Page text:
This Pyro starts with Charlie at school, not on the run like in the original. Of course, this will lead to a brutal show of force. After a few close calls, Charlie sort of appears like a phoenix after an incident with a bouncer that turns her emotions into a blazing category. The principal and teacher speculate that the fireball that came out of the toilet stall was an explosive device, but mom and dad disagree on what to do next. You see, they have powers too, products of experiments from a program like MK Ultra run by something called The Shop. Andy’s dad (Zac Efron, and yes, I feel outdated too with Efron now believably playing the father) has an ability called Push, which is basically mind control. His daughter’s powers seem amplified and out of control. She even lashes out at her mother Vicki (Sydney Lemmon) with a telekinetic attack. Mom and Dad will have to do something drastic to protect Charlie and themselves.
Lurking in the shadows for years, The Shop is revealed when Captain Hollister (Gloria Reuben) calls in a bounty hunter who can handle the situation with Charlie «with care,» a sickly soul named John Rainbird (Michael Greyeyes) who brought wistfulness to the emo rock, of course. He quickly makes it to Charlie’s house, but the kid, of course, gets the reward for nearly killing his mother with ice cream. When Charlie and Dad get home, they discover how hot it really is and go on the run. Screams and explosions follow, as well as several attempts by her father to teach her to control her powers. Basically explosions that tactilely look just like a TikTok filter.
Blumhouse’s model is to keep budgets low, but he usually hires directors and producers who can hide corners by cutting corners using smart filmmaking choices. Not this time. «Pyro» just looks cheap– in most cases cheaper than the 1984 version – without any memorable crafting elements or solutions, except for the cool 80s soundtrack from John Carpenter, Cody Carpenter and Daniel Davis. The music deserves the film to be able to use it more effectively and with a tougher visual language. Everything here is close-up, boring lighting in flatly written dialogue scenes, and the action is even worse. It’s often hard to know what the hell is going on when things are about to get tense and director Keith Thomas does a poor job of geography (mainly because of the close-up, backwards frame structure that never puts two people in the frame in one frame). room).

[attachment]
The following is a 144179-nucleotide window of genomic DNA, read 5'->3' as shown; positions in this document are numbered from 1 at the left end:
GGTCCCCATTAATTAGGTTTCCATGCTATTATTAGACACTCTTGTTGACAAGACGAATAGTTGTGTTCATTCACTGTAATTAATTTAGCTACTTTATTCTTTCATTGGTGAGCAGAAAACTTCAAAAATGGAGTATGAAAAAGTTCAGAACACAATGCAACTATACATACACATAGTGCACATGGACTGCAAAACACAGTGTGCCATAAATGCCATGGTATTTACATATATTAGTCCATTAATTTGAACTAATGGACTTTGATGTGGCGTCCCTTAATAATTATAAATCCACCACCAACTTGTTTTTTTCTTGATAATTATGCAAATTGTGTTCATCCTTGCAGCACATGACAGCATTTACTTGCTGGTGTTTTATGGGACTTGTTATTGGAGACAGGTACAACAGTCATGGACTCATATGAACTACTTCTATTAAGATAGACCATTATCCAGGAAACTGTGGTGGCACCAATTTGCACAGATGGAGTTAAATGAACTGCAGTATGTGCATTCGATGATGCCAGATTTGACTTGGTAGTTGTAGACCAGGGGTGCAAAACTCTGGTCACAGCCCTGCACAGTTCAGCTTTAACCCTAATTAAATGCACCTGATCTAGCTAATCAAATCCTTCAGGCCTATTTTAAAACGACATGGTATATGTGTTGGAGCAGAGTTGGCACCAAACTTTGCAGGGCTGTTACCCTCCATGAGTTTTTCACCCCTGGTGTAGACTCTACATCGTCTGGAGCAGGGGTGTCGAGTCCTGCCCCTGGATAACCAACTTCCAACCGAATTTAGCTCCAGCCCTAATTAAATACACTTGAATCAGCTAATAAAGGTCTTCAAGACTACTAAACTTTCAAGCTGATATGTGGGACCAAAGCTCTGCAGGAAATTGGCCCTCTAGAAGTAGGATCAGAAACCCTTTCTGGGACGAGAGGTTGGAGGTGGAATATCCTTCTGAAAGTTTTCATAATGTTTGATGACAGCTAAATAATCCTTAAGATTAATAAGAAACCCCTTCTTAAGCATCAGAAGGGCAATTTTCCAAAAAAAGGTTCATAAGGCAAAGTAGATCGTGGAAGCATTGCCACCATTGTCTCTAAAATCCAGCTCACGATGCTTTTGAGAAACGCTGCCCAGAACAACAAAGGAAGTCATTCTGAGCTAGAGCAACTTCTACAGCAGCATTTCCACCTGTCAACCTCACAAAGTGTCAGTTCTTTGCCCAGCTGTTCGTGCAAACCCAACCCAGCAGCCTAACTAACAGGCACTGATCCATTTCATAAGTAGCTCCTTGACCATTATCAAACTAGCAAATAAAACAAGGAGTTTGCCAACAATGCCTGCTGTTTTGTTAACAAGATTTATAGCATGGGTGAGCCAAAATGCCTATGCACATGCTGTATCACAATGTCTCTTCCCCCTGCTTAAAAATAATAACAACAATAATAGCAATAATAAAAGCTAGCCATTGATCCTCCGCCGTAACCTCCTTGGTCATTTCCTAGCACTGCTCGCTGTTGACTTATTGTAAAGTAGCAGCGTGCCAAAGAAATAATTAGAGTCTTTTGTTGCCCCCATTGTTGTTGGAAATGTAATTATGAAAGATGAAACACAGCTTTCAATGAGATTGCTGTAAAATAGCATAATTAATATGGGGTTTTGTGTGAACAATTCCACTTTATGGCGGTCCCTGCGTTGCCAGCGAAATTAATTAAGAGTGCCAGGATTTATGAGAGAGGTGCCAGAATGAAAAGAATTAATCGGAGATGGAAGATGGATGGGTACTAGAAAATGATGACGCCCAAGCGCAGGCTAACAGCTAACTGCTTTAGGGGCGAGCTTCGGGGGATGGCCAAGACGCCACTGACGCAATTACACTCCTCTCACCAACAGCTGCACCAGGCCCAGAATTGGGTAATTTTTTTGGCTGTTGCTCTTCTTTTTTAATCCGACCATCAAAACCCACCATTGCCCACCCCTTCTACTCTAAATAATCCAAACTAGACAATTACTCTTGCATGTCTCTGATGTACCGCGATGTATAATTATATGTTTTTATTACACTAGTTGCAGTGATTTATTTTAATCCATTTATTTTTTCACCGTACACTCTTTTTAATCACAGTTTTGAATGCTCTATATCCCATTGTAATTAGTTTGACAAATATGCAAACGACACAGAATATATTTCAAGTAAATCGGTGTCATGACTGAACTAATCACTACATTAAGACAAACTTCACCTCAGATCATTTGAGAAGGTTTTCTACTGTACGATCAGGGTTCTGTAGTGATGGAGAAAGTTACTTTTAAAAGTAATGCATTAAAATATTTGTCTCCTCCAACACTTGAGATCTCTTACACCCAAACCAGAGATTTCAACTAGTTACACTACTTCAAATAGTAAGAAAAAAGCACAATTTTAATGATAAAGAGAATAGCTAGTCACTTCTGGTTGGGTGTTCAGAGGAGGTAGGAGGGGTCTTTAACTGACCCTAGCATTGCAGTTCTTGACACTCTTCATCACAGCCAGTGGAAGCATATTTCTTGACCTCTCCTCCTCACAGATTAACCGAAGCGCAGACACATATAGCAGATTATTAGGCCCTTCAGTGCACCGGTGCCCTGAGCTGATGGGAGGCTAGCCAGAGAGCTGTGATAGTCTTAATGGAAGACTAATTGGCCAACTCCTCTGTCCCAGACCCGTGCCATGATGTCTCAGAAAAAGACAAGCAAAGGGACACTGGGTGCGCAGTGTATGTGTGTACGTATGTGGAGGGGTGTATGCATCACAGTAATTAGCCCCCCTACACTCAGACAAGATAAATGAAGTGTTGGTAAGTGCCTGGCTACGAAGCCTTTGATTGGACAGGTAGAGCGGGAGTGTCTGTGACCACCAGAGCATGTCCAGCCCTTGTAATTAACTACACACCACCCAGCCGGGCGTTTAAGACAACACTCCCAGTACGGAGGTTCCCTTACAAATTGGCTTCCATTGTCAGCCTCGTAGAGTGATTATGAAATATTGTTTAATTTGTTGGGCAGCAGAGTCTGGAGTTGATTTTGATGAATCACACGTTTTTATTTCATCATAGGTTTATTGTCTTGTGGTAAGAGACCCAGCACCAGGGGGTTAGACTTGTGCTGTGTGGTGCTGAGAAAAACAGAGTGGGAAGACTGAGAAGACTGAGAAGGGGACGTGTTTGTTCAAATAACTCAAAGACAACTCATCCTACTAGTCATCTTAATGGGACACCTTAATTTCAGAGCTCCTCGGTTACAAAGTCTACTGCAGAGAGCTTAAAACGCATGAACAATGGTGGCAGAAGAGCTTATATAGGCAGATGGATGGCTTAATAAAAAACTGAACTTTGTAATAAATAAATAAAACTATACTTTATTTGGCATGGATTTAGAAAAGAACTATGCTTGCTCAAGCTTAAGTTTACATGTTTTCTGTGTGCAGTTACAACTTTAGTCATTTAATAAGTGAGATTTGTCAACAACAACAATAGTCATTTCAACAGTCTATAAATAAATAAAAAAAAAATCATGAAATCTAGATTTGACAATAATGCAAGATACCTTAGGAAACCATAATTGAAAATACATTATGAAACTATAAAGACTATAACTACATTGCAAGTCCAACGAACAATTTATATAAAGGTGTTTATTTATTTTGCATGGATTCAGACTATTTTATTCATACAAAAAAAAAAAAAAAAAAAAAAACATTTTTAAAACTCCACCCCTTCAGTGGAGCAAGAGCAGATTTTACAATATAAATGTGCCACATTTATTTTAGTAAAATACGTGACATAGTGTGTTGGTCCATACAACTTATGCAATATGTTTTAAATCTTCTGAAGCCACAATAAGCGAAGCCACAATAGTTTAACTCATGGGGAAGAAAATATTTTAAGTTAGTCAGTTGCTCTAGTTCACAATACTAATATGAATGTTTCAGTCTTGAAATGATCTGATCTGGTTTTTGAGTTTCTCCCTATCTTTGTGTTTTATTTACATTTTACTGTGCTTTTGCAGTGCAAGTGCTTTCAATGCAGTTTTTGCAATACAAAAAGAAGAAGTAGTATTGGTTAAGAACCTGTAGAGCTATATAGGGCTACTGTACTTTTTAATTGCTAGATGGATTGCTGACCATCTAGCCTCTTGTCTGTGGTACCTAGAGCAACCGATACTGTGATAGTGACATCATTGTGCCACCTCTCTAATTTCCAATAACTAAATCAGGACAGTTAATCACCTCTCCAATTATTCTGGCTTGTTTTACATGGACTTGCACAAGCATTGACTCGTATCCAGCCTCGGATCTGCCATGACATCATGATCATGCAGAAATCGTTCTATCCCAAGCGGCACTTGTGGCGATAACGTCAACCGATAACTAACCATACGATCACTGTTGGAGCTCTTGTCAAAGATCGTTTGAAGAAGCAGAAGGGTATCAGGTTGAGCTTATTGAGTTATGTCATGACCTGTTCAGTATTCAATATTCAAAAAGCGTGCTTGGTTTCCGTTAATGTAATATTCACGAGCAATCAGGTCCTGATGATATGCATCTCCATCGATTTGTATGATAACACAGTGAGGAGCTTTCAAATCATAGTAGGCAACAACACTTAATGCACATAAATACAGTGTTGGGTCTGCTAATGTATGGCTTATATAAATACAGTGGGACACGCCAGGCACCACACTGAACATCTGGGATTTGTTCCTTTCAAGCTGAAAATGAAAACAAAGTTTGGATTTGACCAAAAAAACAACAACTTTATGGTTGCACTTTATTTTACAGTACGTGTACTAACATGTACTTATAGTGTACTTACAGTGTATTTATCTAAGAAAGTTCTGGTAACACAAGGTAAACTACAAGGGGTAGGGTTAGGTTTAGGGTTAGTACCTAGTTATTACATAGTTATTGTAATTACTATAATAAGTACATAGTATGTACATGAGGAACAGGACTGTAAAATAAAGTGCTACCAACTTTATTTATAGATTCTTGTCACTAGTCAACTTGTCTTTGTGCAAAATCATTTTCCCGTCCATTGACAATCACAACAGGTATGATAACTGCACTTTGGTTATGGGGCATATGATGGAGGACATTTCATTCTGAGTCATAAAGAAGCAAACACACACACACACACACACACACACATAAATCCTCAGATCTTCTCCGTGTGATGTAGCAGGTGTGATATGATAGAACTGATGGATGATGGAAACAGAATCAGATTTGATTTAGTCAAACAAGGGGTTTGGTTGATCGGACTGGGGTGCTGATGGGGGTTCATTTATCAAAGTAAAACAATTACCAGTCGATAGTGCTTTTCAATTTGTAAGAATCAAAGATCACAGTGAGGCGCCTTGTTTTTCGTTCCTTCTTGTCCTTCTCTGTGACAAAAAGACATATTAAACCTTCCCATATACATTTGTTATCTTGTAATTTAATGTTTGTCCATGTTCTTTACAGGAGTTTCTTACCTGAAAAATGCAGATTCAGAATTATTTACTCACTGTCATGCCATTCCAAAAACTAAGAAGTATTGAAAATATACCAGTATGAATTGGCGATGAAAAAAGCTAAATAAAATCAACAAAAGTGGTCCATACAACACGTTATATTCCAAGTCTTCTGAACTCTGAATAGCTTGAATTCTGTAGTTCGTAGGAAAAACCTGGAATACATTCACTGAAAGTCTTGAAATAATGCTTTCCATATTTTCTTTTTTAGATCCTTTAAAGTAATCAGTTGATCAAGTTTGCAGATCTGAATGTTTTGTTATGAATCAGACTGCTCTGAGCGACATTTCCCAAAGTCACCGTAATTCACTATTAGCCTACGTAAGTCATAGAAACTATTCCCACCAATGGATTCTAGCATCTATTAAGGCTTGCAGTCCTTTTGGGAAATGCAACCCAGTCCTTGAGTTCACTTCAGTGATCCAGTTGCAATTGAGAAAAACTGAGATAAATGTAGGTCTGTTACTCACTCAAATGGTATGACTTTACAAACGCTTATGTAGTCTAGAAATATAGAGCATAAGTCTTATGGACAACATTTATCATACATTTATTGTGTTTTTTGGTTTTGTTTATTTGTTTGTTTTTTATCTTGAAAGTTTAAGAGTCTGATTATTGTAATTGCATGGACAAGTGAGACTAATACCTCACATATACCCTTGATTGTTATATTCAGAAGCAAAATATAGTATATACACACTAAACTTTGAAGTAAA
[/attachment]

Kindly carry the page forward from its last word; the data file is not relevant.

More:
Coincidentally, this week in some cities and on VOD another film about telekinetic children called «Innocents» was released, which Stephen King himself praised, probably remembering a little of the period when he too was fascinated by unpredictable little monsters. Instead, find a way to watch it.
Today in theaters and on VOD.